The ferry journey from Portsmouth to Caen is the closest I could find to the route taken by British soldiers in their liberation of Normandie on June 6th 1944 – D Day.
It arrives not in fact in Caen but in the port of Ouisterham, adjacent to the long thin stretch of sand now known as Sword beach. The armies of other nations landed further along the 120km of Normandy coastline designated the liberation front by allied high command.
Even though Caen is only a handful of miles further inland it was not liberated until July 20th 1944. There is a beautiful flat cycle path straight from the ferry terminal. Cycling along it and alongside Sword beach i found it hard to imagine what level of misery and tragedy those 50 days must have brought. It must have been hell.
The people of Normandie paid a high price for their liberation – 18,000 civilians were killed during the campaign. Their resistance groups committed over 1000 acts of sabotage to help the liberation. Families risked their own lives to shelter allied troops.
It is clear that there is an abiding love of the liberation story in Normandie. People are proud to fly multiple flags in their gardens. I passed a giant replica of the Statue of Liberty in one window. This is not the celebration of military victory but of freedom itself.
I learnt early on in my ride that the people of Normandie also
adore a cyclist who is over carrying – my euphemism for bad packing. Within 2 minutes of leaving passport control I received a round of applause from a group of middle aged promenaders. Did they shout bravo? I like to think so.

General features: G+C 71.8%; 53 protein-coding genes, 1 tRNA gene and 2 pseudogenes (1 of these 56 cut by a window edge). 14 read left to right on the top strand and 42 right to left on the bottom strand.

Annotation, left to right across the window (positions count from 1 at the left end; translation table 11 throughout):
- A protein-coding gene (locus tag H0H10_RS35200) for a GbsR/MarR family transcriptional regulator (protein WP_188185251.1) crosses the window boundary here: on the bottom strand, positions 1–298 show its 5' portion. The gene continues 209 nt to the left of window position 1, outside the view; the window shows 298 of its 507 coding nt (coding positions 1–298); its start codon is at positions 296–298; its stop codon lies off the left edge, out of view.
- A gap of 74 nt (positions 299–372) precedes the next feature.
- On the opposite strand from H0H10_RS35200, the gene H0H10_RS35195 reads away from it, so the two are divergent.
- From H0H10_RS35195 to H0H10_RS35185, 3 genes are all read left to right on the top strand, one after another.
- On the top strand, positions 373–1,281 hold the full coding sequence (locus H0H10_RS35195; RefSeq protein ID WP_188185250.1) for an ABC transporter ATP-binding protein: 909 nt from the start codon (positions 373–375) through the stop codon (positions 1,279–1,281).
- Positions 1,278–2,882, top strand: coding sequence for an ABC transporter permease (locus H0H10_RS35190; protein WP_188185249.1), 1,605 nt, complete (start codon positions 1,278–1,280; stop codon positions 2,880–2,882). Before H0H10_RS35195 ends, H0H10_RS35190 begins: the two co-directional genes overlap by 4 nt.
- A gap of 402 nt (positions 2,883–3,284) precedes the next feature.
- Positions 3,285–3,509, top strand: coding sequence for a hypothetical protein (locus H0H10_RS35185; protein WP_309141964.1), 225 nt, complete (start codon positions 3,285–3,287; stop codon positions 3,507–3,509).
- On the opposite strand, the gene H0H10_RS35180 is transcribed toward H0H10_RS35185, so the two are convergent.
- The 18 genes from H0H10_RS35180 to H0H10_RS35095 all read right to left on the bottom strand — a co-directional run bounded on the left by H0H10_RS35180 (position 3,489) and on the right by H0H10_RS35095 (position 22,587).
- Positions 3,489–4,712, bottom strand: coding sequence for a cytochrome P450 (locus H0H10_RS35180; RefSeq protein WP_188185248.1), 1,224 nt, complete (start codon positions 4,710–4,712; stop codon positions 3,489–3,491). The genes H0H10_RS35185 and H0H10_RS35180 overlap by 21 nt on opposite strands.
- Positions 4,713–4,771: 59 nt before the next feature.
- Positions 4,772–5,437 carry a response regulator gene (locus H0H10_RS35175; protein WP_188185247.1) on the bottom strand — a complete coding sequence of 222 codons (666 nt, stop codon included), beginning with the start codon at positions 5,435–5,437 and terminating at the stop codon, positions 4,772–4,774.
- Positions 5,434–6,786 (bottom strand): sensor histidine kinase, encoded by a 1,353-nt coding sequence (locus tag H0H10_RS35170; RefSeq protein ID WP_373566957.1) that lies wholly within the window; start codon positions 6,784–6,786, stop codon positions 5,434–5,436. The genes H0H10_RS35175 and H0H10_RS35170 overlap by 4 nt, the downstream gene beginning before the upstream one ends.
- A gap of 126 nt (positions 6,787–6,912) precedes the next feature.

And so it continued for the next 50kms. Jolly bonjours, horn toots, even a fist salute on one tricky ascent. At last I know what it feels like to be appreciated by other road users!
I had booked into a campsite near Omaha beach, almost half way along the landings coastline. En route it was hard not to stop at the many monuments, signs and memorials depicting the liberation story. But with 3.5 hours till nightfall and legs delivering 12kms an hour I was wary of giving everything the time it deserved. The maths did not add up.
At a particular moment I noticed I was riding into a reddening sun, and every glorious falling shade of it made me think of a thing I shouldn’t have packed. The disadvantage of Google maps is knowing how far you have to go, and how far you’ve been. At some point I chose not to look. I just watched me the dot moving along a line on the map and knew this was a good thing.
Bereft of calories I found myself struggling up a hill at one point, only to find in front of me a giant monument staring out to the sea, chaperoned by flags and lit from behind by the countdown sun.
The sight of it took me up the hill where the calories could not. By the brow there was a car park. I pulled into it and devoured a Waitrose sandwich I had bought in Portsmouth the day before. Never have I loved asparagus more. Or Waitrose. Or my own foresight.
I must have looked like a hungry dog to the quiet dignified rememberers around me.
Darkness fell mercifully slowly. When it came I passed a family eating dinner around a table in their front garden. I wanted to force myself upon them and wondered how long they had been there and how many courses had passed.
The greetings continued but were now bon soir. I adjusted. A moped cyclist fantastically stalled as he passed me and I was able to get directions. “Two kms more”.
Next came a beautiful sight. A restaurant named Liberty. I found it hard to pass. But within 5 minutes I had parked my Gazelle and was looking for the owner of Camping d’hypo camp, which according to Google translates as hypo camp. Who knew?